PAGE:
New Roman Women:
We are now two weeks into February. As such Baptist are celebrating Martha Stearns Marshall month. Last week we were blessed by the preaching talents of Natalie Webb and next week, February 16th, my friend Lindsey Trozo will bring the thunder.
Something I have never done from the pulpit is establish why UBC has taken this position. I can't really do that here, but I did want to say a few things and address one text in particular that I think is problematic for this position.
Though there are some texts that speak restrictively against women being in positions of authority in the church (1 Corinthians 14:34 & 1 Timothy 2:12), there is also a substantial amount in the Bible about women doing just that. Whether it's Huldah interpreting the Deuteronomical material recovered by King Josiah, Deborah the Judge, Mariam the sister of Moses, Lydia, a successful business woman, providing space for the church in Thyatira, Priscilla, Junia, Phoebe in Rome, or Syntyche & Euodia in Philippians, the Bible is full of women leading in significant ways in the church.
Still, troubling texts remain. One such text that has always struck me as not just odd, but downright crazy is 1 Timothy 2:15. It reads, "But women will be saved through childbearing—if they continue in faith, love and holiness with propriety." Yikes! What about the protestant belief of justification by faith alone. And what about women who struggle with infertility? What on earth could have possibly been meant by this?
There is a chapter in Scot McKnight's book The Blue Parakeet that deals with this issue eloquently and exhaustively. I recommend reading it if you get a chance. From his chapter on the New Roman Woman I want to quote two things extensively.
"When Paul wrote his letters to the Christians in Corinth and to Timothy in Ephesus, a gender and sexual revolution was observable in many of the major cities of the Roman Empire. What many today are calling "new Roman woman" describes an aggressive, confrontational public presence on the part of women during the very time Paul was writing these letters... Three features of the new Roman woman set our passage in its historical context.
First, the new Roman woman was expressing her newfound freedoms in immodest, sexually provocative, and extravagant dress. Rome was not terribly conservative, but those women were flouting even the limits of the Romans.
Second, the new Roman woman was noted for snatching the podium for public addresses and teaching.
Third, especially in Ephesus, alongside the presence of the new Roman woman was the Artemis religious fertility cult. The worship cult not only favored the freedom of women in public religion as did the new Roman woman movement, but it also surrounded these worshipers with eunuch (castrated males) priests. Part of their worship was the elimination of normal sexual relations; these women despised marriage and childbearing. Furthermore, this fertility cult extended their sexual and gender freedoms into open practices of abortion and contraception."
McKnight uses these suppositions and some texts from antiquity to argue for an understanding of Paul's command that "women need to be silent" not a generalization of his beliefs about women in ministry, but as addressing a specific problem created by women from this movement. McKnight would suggest that the command to "keep quiet" is there so that the new Roman women could learn and (admittedly an argument from silence) eventually have a voice in the community.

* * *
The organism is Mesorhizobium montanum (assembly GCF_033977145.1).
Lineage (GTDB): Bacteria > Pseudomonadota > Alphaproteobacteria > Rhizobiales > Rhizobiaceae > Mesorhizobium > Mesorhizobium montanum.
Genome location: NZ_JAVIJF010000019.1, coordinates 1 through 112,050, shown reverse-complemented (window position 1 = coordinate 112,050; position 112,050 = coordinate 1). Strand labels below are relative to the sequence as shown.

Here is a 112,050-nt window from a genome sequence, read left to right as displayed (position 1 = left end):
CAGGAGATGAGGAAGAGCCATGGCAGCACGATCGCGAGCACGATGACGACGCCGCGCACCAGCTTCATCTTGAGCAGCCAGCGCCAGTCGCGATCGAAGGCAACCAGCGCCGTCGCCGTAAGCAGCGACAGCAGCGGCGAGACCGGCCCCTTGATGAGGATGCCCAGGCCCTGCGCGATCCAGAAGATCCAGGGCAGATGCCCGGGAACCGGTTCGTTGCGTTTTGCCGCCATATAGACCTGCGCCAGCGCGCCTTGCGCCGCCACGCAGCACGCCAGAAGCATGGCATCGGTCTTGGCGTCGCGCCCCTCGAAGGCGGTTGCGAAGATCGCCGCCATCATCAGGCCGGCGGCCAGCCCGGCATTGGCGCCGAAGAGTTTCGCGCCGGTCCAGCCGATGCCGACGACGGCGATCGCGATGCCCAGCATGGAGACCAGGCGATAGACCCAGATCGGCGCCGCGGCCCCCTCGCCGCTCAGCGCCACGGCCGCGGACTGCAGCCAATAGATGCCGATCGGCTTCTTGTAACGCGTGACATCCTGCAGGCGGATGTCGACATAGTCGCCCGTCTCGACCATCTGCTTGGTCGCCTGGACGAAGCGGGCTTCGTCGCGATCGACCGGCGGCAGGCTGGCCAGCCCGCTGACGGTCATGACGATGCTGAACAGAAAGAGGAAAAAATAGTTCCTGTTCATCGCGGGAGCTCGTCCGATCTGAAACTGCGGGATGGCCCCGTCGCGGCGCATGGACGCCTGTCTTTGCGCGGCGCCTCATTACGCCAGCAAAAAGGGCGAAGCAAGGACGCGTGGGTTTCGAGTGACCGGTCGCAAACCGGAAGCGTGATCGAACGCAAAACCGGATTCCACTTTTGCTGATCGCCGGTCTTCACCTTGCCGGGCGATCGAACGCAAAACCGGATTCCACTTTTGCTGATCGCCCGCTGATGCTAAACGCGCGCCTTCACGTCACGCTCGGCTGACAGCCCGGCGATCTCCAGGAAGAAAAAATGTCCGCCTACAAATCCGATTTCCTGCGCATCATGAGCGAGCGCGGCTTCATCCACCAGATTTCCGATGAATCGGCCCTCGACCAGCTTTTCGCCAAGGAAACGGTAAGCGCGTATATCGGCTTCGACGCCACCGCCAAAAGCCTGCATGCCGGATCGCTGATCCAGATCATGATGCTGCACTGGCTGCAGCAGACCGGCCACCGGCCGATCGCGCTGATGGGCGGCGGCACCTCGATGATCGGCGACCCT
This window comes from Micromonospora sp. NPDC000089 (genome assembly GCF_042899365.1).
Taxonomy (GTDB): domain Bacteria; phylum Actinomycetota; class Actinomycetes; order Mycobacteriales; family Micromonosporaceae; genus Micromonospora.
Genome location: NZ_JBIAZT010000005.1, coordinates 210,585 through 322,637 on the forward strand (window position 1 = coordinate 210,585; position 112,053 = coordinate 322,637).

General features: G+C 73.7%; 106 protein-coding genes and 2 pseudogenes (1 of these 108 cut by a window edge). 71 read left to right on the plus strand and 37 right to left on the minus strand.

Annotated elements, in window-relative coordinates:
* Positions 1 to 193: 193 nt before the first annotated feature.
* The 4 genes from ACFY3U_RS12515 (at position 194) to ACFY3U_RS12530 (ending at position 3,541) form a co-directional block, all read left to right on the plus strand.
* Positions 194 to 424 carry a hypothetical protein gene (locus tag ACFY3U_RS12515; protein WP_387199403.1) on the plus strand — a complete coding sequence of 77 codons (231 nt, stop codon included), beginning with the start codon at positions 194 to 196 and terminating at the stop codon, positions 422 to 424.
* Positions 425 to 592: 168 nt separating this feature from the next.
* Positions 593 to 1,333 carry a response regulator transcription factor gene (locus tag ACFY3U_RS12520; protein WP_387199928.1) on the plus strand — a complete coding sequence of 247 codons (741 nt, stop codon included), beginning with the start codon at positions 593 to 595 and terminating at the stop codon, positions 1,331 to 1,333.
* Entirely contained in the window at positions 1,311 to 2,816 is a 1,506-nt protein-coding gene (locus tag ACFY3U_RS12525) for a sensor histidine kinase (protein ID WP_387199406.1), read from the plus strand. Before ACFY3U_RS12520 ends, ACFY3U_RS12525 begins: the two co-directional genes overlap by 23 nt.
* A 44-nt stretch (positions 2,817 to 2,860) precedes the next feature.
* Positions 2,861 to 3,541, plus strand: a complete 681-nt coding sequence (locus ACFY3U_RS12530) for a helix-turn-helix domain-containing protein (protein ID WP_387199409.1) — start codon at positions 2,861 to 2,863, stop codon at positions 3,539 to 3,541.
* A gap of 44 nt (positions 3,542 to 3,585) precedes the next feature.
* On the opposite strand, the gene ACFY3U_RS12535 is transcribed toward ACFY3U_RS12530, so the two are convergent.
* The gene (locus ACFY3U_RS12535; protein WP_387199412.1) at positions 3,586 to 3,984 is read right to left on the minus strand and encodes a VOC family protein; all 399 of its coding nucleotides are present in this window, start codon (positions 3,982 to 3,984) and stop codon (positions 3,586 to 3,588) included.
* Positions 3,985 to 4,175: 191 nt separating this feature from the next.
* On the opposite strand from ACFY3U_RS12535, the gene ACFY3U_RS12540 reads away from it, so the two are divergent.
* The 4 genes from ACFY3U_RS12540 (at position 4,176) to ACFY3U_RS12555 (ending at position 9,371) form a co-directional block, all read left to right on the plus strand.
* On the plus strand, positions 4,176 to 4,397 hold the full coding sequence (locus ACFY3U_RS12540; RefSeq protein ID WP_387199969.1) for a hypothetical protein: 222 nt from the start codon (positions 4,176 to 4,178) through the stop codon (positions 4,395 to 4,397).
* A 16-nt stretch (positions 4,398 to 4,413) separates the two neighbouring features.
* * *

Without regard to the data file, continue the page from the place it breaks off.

As to the specific issue of Timothy 2:15? McKnight suggest, "I doubt very much that Paul is demanding that all women everywhere marry, have children, and manage their homes. But if we factor in the new Romans woman's desire to end marriage and childbearing and to pursue instead a sexually promiscuous life, Paul is countering those ideas with the virtue of marriage and managing a home."
Perhaps you are female reading this and you don't think this goes far enough. I'm sensitive to that critique and have found some versions of Christian feminism compelling. That being said I think McKnights work with this text helps locate the whole of the hermeneutical trajectory of women in ministry in a healthy place. It is a movement towards, I think, Christ honoring liberation for women and a vision of the kingdom to come.
Meet the Leadership Team:
Chair: Jana Parker email@example.com
Kristin Dodson firstname.lastname@example.org
Kaley Eggers email@example.com
David Wilhite firstname.lastname@example.org
Austin Tiffany Austin_Tiffany@baylor.edu
Byron Roldan Byron_Roldan@baylor.edu
Teri Walter email@example.com
Family Ministries Spring Calendar:
1. Marriage Ministry Presents: Round Table Discussions (February 23 @ 6:30/childcare provided) 2. Children’s Service (March 2nd) 3. Fat Tuesday Pancake Dinner and Lent Workshop Kickoff (March 4th @ 5:30 PM) 4. Game Day at Baylor Soccer Field (March 23rd After Church) 5. South Waco Community Center/UBC Easter Egg Hunt (April 12th, 11:00 AM) 6. Marriage Ministry Presents: Game night (April 12th, 6:30 PM/childcare provided) 7. Picnic in the Park Palm Sunday (April 13th, After Church) 8. Dos de Mayo Date Night (May 2nd, 6:00 PM)
A Message from Emily:
- Our bible verses for Sundays sermon are Matthew 5:1-12.
- John Sunday School Class: John Chapters 3 & 4 with particular attention paid to the difference in Jesus conversations between the Samaritan woman and Nicodemus.
- Psalms of Ascent Sunday School Class: Revisiting Psalm 121 and introducing Psalm 122.
- Christians in the Headlines Sunday School Class: This Article.
- UBC Love, Love Feast February 16th at 6:00 PM
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